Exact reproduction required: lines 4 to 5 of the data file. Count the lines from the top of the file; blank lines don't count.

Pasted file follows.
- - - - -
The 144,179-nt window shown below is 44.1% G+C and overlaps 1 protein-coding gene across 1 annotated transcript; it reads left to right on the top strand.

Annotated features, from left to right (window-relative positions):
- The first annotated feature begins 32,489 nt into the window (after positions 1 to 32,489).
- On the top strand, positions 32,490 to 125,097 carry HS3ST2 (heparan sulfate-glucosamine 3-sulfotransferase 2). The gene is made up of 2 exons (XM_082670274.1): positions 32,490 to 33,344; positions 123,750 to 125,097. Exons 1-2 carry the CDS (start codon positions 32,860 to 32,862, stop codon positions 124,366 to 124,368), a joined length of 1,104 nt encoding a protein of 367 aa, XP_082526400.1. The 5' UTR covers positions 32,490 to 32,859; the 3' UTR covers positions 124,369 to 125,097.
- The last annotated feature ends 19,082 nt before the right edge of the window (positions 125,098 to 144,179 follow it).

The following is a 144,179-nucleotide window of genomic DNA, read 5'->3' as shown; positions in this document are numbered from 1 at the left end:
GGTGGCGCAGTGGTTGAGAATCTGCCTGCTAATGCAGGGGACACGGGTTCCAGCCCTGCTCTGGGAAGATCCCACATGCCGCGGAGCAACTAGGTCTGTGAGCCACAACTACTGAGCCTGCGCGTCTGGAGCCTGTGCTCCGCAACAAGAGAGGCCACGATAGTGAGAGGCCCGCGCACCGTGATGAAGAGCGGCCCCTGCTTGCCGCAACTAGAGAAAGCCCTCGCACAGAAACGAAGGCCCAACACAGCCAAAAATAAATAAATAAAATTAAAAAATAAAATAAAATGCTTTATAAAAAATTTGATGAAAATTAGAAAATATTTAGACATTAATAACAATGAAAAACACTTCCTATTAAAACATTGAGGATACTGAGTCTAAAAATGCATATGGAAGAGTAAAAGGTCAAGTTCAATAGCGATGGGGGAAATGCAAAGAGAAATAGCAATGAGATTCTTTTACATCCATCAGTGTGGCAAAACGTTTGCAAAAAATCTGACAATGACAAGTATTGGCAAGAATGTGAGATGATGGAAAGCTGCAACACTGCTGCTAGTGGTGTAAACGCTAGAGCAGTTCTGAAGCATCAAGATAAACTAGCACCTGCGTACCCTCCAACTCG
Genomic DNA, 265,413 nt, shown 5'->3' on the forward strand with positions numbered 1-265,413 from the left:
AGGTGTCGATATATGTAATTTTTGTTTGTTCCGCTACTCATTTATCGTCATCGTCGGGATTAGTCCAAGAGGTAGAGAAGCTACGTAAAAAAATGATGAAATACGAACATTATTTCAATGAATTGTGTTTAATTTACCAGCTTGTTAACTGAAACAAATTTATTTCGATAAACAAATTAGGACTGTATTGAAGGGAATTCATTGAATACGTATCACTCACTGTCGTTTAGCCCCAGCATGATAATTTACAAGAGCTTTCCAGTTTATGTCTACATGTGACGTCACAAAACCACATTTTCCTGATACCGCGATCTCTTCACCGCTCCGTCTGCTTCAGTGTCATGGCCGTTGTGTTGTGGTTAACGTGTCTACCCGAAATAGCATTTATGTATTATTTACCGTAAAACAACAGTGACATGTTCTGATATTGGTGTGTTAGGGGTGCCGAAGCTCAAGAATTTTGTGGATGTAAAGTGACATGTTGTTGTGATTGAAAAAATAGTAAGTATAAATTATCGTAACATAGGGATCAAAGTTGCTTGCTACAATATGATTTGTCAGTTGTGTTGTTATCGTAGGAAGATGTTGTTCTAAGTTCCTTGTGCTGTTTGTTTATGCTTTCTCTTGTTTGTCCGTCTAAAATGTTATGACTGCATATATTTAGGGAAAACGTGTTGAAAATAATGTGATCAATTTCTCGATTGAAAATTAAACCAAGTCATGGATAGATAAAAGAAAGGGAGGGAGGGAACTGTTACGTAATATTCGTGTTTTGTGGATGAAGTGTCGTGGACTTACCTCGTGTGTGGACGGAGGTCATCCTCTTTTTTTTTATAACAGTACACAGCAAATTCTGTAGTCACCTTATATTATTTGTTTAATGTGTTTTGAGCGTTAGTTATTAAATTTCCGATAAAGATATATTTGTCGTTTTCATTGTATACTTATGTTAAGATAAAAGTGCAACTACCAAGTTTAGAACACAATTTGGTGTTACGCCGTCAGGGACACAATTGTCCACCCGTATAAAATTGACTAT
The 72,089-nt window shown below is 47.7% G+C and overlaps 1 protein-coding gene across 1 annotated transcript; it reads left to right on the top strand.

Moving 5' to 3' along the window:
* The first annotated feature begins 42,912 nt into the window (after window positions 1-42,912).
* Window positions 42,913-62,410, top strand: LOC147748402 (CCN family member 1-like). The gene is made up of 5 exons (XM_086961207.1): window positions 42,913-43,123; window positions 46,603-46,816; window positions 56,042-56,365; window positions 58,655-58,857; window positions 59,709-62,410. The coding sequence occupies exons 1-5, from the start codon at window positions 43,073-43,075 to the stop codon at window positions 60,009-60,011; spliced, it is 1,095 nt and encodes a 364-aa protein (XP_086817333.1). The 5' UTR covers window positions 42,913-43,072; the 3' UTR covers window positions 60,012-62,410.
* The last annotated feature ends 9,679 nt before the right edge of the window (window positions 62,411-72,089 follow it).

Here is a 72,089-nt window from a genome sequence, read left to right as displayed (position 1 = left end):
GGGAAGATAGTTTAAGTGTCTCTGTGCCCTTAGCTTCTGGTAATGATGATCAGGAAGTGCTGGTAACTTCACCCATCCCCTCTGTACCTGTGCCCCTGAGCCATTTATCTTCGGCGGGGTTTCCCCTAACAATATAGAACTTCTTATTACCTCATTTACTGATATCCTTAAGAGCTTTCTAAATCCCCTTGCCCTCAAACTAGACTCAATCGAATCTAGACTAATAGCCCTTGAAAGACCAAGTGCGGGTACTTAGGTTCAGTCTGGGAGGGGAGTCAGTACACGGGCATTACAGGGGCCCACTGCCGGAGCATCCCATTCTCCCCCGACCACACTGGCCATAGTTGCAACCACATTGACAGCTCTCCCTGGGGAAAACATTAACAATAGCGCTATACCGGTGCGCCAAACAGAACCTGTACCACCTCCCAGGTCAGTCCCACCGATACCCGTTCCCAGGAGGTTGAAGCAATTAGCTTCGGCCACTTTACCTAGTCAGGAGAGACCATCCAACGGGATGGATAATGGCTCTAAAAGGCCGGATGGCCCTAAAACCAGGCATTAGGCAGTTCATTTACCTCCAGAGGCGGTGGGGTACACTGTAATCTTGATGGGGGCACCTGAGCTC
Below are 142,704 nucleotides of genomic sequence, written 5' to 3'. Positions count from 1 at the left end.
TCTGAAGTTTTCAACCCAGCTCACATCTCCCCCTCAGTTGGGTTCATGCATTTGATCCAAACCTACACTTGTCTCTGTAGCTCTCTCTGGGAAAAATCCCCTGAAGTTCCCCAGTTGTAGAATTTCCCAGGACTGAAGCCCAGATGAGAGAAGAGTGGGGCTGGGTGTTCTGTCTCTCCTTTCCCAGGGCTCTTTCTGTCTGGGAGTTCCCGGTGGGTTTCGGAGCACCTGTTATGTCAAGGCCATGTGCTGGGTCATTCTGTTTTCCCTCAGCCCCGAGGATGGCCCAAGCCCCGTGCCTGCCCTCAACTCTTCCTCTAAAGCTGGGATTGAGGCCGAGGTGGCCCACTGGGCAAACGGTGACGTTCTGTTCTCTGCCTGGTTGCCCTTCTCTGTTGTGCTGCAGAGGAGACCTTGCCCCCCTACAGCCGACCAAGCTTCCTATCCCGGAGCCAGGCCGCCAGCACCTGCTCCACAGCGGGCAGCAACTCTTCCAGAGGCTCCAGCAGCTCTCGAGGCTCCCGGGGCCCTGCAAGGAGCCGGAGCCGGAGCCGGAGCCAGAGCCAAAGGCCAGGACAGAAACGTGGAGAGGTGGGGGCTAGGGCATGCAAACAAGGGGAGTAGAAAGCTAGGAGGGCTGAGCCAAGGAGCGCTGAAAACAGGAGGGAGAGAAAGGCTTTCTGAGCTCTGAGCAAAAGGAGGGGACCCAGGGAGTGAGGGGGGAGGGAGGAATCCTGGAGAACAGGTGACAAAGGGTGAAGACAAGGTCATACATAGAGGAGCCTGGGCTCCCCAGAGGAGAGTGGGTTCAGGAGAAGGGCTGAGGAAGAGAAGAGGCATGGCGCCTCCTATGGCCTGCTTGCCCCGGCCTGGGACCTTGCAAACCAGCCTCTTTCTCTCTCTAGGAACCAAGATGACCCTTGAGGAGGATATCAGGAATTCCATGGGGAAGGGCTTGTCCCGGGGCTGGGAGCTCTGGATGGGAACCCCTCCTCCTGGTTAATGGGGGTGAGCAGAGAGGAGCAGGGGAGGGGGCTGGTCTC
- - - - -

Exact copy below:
- On the top strand, positions 32,490 to 125,097 carry HS3ST2 (heparan sulfate-glucosamine 3-sulfotransferase 2). The gene is made up of 2 exons (XM_082670274.1): positions 32,490 to 33,344; positions 123,750 to 125,097. Exons 1-2 carry the CDS (start codon positions 32,860 to 32,862, stop codon positions 124,366 to 124,368), a joined length of 1,104 nt encoding a protein of 367 aa, XP_082526400.1. The 5' UTR covers positions 32,490 to 32,859; the 3' UTR covers positions 124,369 to 125,097.
- The last annotated feature ends 19,082 nt before the right edge of the window (positions 125,098 to 144,179 follow it).